Tuesday, 13 October 2009

The Valley Aquanaut

It’s just over a year since I took delivery of my shiny Carbon Kevlar Valley Aquanaut, and I thought it an opportune time to reflect on the boat & what my impressions are now that I know it so well. The first thing that strikes you about the Aquanaut is the reassuring stability when things get rough. I find myself reaching for the camera to take a shot of someone engaging in the rebound or swells around Sydney while my paddling partners have their hands firmly glued to the paddle.
No question, the predictable secondary stability of the boat provides a superb platform. Of course, a stable boat is often hard work to edge turn or manouver, but the designers of the Aquanaut have overcome this with a medium rounded chine which allows you to drop off the keel line with a small edge or lean. The ease of hip control isn’t as pronounced as it is on a Nordkapp, where you can really control your boat with the tiniest of movements once you get the hang of it, but you definitely don’t need to be overly strong to steer the boat with your core.
As far as speed goes, on dead flat water I reckon it hits the wall at about 8.6kmh, based on a series of timed flat water paddles where the aim was to go fast. On the sea however, where the power of a wave releases the planning section of the hull, I’ve cruised the 22km Sydney coastline in just under 2 hours. This is due to the fantastic surf-ability of the Aquanaut. I’m yet to paddle a sea kayak that latches onto the power of a following wave, or glides better down the back end of an oncoming swell than my Aquanaut. In beach or bar-break surf, this boat is sitting on the royal podium with maybe only the Avocet (which I can’t fit into) and the North Shore Atlantic superior. The great surfing characteristics of the Atlantic & Avocet however are at the cost of a little boat speed, so there are always swings & roundabouts. Unless the surf has been big, it’s almost impossible to get the bow to dig in & endo, which most people would regard as a quality to be cast in platinum. I personally quite enjoy a good endo when I’ve planned it…!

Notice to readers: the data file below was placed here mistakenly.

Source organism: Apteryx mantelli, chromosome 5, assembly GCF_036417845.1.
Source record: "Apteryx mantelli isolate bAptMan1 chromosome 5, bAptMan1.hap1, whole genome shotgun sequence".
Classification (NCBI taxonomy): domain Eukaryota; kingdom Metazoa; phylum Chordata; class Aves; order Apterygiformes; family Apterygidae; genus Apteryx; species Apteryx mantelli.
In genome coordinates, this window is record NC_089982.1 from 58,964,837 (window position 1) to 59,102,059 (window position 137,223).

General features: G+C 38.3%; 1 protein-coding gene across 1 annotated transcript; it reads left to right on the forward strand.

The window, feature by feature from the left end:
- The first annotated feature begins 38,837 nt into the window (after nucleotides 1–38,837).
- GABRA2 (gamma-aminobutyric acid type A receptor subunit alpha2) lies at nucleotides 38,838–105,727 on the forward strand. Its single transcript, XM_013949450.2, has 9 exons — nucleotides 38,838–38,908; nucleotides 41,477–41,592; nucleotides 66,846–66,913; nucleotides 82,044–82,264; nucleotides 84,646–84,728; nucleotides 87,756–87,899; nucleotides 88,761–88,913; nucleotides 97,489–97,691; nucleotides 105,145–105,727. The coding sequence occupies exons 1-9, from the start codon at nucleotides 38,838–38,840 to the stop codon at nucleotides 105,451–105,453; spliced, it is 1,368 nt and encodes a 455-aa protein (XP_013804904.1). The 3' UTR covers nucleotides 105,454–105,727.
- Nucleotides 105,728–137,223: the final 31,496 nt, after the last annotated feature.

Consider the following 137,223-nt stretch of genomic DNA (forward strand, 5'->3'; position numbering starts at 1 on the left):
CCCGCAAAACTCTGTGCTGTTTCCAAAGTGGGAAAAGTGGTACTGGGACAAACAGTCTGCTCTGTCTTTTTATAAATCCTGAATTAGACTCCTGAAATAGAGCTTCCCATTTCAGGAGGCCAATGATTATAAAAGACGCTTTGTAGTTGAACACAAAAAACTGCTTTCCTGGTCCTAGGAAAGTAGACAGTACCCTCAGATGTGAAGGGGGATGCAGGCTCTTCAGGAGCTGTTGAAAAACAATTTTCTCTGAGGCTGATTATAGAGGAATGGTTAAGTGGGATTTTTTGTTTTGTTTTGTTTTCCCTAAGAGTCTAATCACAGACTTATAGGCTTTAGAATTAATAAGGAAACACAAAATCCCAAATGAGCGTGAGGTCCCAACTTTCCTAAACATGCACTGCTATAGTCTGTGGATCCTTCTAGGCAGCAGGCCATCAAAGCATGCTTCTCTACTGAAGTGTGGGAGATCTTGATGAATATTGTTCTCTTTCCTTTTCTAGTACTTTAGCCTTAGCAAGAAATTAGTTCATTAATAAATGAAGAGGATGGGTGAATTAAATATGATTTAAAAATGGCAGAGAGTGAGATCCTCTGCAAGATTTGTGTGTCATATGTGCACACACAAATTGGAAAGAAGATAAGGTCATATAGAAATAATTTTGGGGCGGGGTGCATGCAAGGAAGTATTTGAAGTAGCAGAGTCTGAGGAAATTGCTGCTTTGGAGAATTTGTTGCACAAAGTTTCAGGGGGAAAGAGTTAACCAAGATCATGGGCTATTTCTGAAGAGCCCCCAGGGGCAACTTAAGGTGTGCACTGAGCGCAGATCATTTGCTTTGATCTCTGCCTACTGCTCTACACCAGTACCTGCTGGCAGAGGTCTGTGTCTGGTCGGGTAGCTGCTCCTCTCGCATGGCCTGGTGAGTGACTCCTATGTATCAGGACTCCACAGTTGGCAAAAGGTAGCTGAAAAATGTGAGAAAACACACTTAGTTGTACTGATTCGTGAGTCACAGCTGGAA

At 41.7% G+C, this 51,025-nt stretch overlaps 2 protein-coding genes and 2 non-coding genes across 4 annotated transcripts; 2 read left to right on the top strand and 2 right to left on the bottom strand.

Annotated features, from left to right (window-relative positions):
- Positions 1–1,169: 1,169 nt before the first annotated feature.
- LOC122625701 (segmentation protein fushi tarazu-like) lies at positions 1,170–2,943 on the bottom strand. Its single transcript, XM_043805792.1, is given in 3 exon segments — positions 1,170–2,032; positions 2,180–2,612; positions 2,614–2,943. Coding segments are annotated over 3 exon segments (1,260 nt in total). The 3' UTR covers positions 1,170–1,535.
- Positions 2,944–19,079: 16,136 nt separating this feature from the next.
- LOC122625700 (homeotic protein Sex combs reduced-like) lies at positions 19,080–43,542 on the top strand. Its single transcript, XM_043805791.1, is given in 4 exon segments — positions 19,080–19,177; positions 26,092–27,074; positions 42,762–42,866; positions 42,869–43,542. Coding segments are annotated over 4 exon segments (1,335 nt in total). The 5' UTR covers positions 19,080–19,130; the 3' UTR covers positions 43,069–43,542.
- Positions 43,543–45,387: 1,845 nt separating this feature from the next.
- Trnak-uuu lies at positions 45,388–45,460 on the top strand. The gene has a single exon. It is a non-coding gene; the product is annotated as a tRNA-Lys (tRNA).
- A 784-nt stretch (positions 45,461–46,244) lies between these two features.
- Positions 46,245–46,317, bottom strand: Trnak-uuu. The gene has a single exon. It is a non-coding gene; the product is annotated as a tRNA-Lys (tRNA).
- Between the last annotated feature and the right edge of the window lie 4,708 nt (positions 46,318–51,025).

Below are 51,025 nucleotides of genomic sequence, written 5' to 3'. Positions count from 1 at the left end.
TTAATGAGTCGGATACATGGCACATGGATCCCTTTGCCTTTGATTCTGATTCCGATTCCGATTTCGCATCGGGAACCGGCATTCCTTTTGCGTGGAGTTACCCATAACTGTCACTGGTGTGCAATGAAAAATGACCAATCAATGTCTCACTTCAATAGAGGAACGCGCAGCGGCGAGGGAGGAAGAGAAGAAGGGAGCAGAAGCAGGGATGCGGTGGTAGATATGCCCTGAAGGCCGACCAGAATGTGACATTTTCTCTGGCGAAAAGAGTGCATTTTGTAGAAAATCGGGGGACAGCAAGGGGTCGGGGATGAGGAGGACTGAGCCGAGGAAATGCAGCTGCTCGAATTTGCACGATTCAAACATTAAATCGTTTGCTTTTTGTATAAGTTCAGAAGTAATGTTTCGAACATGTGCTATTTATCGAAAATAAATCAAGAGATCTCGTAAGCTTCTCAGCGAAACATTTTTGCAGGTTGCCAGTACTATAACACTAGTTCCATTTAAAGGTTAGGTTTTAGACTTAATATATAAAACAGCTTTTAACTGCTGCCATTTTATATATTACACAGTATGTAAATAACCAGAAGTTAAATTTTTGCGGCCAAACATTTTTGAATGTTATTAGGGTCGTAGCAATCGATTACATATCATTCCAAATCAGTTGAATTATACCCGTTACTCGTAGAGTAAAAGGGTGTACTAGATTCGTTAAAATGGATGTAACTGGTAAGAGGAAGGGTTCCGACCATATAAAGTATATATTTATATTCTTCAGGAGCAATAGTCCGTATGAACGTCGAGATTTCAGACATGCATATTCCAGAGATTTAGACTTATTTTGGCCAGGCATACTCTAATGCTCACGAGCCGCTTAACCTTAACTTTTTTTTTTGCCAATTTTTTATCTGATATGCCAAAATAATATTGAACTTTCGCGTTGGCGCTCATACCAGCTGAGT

Despite some big impacts & a torturous regime of boat punishment, there are no signs of cracking or structural damamge, and I've never had as much as a drop of water in any of the hatches. My clear hull, despite the howls of protest from local boffins about how fragile it would be, remains as shiny & strong as the day I took the boat out of the wrapper. Clearly the critics of clear carbon kevlar hulled kayaks in Australia haven't seen the way the Valley guys make them....Where I’m lacking any real experience is in packing & paddling the boat for an extended trip, however Brian Towell came back full of praise for the boat after paddling his Aquanaut across Bass Strait in February. Rob Mercer took his Aquanaut on a 150km paddle in November last year & commented on the loss of real sportiness in the boat when packed, but that with care in weight distribution the trim of the boat could be adjusted to make the most of the day’s conditions. Not every boat can do everything, & I can safely say if I was heading off for a month I’d be in a Nordkapp, rather than my trusty Aquanaut, for the extra waterline length & carrying capacity.
My paddling is confined for now to day & overnight trips, short blasts in the surf or around the caves & cliffs of Sydney, and the Aquanaut is a boat I am well & truly smitten with, for it’s ability to provide a superb platform & feedback in the water in which I like to paddle. I’ve paddled other designs which are faster on dead flat water, others which can carry more gear or are ‘easier’ to paddle, but none which react so beautifully to the motion of the sea

1 comment:

  1. Mark, you have summed up our Aquanauts to a tee. On our recent two weeks touring Hinchinbrook the loaded boats performed extremely well. the rougher it got the better the boats performed, I can't see a need for another boat for a long while.

    Brian & Deb

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